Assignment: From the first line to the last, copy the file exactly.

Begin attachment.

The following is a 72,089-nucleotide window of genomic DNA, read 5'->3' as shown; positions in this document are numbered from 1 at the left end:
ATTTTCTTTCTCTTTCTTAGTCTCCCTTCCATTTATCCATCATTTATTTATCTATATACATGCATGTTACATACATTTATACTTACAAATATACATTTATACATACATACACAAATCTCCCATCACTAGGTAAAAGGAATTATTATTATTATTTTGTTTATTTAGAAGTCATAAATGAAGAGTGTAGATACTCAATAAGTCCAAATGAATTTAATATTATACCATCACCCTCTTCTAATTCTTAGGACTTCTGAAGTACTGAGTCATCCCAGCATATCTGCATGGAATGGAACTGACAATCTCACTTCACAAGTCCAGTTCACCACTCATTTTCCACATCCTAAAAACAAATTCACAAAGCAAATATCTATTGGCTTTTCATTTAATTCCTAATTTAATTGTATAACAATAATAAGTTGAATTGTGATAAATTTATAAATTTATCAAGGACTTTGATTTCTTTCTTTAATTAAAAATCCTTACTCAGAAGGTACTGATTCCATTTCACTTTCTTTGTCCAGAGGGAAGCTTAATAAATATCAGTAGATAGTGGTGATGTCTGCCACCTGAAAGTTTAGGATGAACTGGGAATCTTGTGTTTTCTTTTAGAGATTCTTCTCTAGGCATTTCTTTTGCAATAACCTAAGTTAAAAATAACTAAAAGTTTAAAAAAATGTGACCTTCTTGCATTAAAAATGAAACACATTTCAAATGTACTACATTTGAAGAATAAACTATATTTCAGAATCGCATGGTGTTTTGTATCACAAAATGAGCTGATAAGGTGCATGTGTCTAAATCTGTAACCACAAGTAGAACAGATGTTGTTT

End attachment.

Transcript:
The following is a 72,089-nucleotide window of genomic DNA, read 5'->3' as shown; positions in this document are numbered from 1 at the left end:
ATTTTCTTTCTCTTTCTTAGTCTCCCTTCCATTTATCCATCATTTATTTATCTATATACATGCATGTTACATACATTTATACTTACAAATATACATTTATACATACATACACAAATCTCCCATCACTAGGTAAAAGGAATTATTATTATTATTTTGTTTATTTAGAAGTCATAAATGAAGAGTGTAGATACTCAATAAGTCCAAATGAATTTAATATTATACCATCACCCTCTTCTAATTCTTAGGACTTCTGAAGTACTGAGTCATCCCAGCATATCTGCATGGAATGGAACTGACAATCTCACTTCACAAGTCCAGTTCACCACTCATTTTCCACATCCTAAAAACAAATTCACAAAGCAAATATCTATTGGCTTTTCATTTAATTCCTAATTTAATTGTATAACAATAATAAGTTGAATTGTGATAAATTTATAAATTTATCAAGGACTTTGATTTCTTTCTTTAATTAAAAATCCTTACTCAGAAGGTACTGATTCCATTTCACTTTCTTTGTCCAGAGGGAAGCTTAATAAATATCAGTAGATAGTGGTGATGTCTGCCACCTGAAAGTTTAGGATGAACTGGGAATCTTGTGTTTTCTTTTAGAGATTCTTCTCTAGGCATTTCTTTTGCAATAACCTAAGTTAAAAATAACTAAAAGTTTAAAAAAATGTGACCTTCTTGCATTAAAAATGAAACACATTTCAAATGTACTACATTTGAAGAATAAACTATATTTCAGAATCGCATGGTGTTTTGTATCACAAAATGAGCTGATAAGGTGCATGTGTCTAAATCTGTAACCACAAGTAGAACAGATGTTGTTT